Tuesday, October 22, 2013
Wednesday, June 26, 2013
As U.S.-Taliban-Afghan government talks were about to open last week in Doha, Qatar, Karzai objected to the Taliban's decorations of their political office with their flag and other markings of their so-called Islamic Emirate of Afghanistan.
While it may seem like a small thing, the significance of the flag, etc., was huge. The Taliban, in essence, was declaring that the office was an embassy of their country and their "government."
By extension the talks, they were implying, were and are taking place on their territory and on their terms, and with an illegitimate entity -- Karzai's government.
By sitting down with the Taliban in such a circumstance, Karzai knew that it was tantamount to conceding a Taliban victory in Afghanistan.
For all practical purposes, the Taliban is right. They've won the war in Afghanistan.
As I wrote in Above the Din of War, the Taliban controls at least 75 percent of the country and has for the past several years. The Karzai government, such as it is, controls only the major urban areas, due mostly to the presence of U.S., British, and other international forces.
While international forces and Afghan forces patrol the countryside, they do so at the risk of serious Taliban attacks and the high likelihood of devastating roadside bombs.
The relentless and deadly suicide bombings in Kabul and other urban areas, which grow each day in intensity and frequency, show that the grip of the Afghan forces is tenuous.
Once the international pull-out is complete, the Taliban will quite easily cement their control throughout most of the country. Within six months of the pull out, we can expect to see a map of Afghanistan that resembles that of 2000, when the Northern Alliance held just parts of northern Afghanistan and the Taliban controlled the rest.
The Taliban has nothing to lose and much to gain by engaging these so-called peace talks. They do so from a position of strength because the United States and its NATO allies are headed for the exists.
As the Taliban is wont to say about the U.S. and NATO: "They have the watches. We have the time."
With the American withdrawal set for the end of next year, just 18 months away, the U.S. is desperate for some sort of a negotiated, political settlement.
The fact is that the Taliban has no reason to make concessions or to sign anything that might diminish their command and control over vast swaths of Afghanistan.
Yet, when and if talks with the Taliban actually begin, the Taliban will earn bonus public relations points by simply sitting down and portraying themselves as willing to talk about peace, regardless of the truth of the matter.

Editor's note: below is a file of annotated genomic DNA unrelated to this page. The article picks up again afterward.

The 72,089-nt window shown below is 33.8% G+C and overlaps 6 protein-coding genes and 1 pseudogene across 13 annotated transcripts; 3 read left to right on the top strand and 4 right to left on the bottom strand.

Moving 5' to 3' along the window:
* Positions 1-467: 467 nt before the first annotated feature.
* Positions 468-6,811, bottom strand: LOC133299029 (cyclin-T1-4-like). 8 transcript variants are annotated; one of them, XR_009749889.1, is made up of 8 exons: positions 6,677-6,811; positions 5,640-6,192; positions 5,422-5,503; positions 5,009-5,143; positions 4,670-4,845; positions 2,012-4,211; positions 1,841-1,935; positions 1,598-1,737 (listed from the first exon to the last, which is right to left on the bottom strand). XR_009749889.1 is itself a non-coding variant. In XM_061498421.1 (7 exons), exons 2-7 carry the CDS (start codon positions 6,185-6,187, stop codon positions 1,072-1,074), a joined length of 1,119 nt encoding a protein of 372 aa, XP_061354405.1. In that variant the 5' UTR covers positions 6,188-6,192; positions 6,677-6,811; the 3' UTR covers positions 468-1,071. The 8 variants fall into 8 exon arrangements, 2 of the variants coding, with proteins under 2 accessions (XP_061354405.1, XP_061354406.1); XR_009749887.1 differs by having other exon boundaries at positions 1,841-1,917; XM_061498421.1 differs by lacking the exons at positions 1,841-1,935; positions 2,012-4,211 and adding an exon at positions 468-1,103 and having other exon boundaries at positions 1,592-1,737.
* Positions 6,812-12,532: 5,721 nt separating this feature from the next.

Each and every day such talks continue, the U.S. will reveal its desperate desire to walk away from Afghanistan and declare, "job done," regardless of the reality on the ground.
Even if an agreement can be reached with the Taliban, there is little or no way that provisions of it could be enforced, should they be violated by the Taliban.
The absurdity that surrounds these would-be peace talks is difficult to fathom.
I would have thought that someone with the experience of Secretary of State John Kerry would have rejected the notion of Taliban talks without major concessions on their part.
Ironically, it seems that Karzai is one of the few who gets it.
Monday, June 3, 2013
The report, http://www.enoughproject.org/files/KonysIvory.pdf, reveals how Kony and his cutthroats have contributed the destruction of elephant population in Garamba National Park in the Democratic Republic of the Congo.
According to the report, the elephant population has dwindled from about 20,000 (other reports set the figure at only 7,000) to just 1,500 in the past decade due to poaching, much of it by the LRA.
As anyone who has been following this issue knows, Kony and company set up camp in the Garamba park in late 2005 and early 2006, using it as a base while peace talks were conducted in Juba, South Sudan, with the Ugandan government.
Even then, reports were rife that Kony's men were killing the Garamba wildlife, mostly for the meat.
I visited the periphery of the park twice, both times in connection with research for First Kill Your Family: Child Soldiers of Uganda and the Lord's Resistance Army.
The first time was in 2006 on the northern edge of the park where it borders South Sudan.
The second was on the western edge of the park in 2008 in the town of Dungu, which had been attacked and raided by the LRA, despite the presence of United Nations forces.
In Dungu, I met with wildlife officers who talked about the dangers faced by the park rangers, who had basically withdrawn from much of the park because of the LRA, but also told me of extensive poaching.
It is good that Enough has documented this on-going tragedy, but it may be too little, too late.
The report provides no details on who is buying the ivory, how and why, or where it goes once it leaves the park. The only details we get are from one former LRA captive who says that people arrived in helicopters to buy it. Really? From where?
If the buyers used helicopters, it means some fairly well-heeled smugglers are involved, most likely based in Nairobi, Kenya, or Khartoum, Sudan. Or, more likely, that corrupt military commanders from either country (imagine that!) are in the middle of the illegal trade.
Just last month the Reuters wrote a story about the wider problem of elephant poaching across central Africa, based on a United Nations report, singling out the LRA as an example of the problem: http://news.yahoo.com/libya-war-weapons-may-killing-central-africa-elephants-062616139.html?.tsrc=lgwnaww.
As early as 2004, a year before the LRA entered Garamba Park, the slaughter of white rhinos was being reported as a major concern for wildlife biologists, as noted in the British newspaper, the Telegraph: http://www.telegraph.co.uk/news/worldnews/africaandindianocean/democraticrepublicofcongo/1462372/Poachers-killing-last-of-the-rare-white-rhinos.html.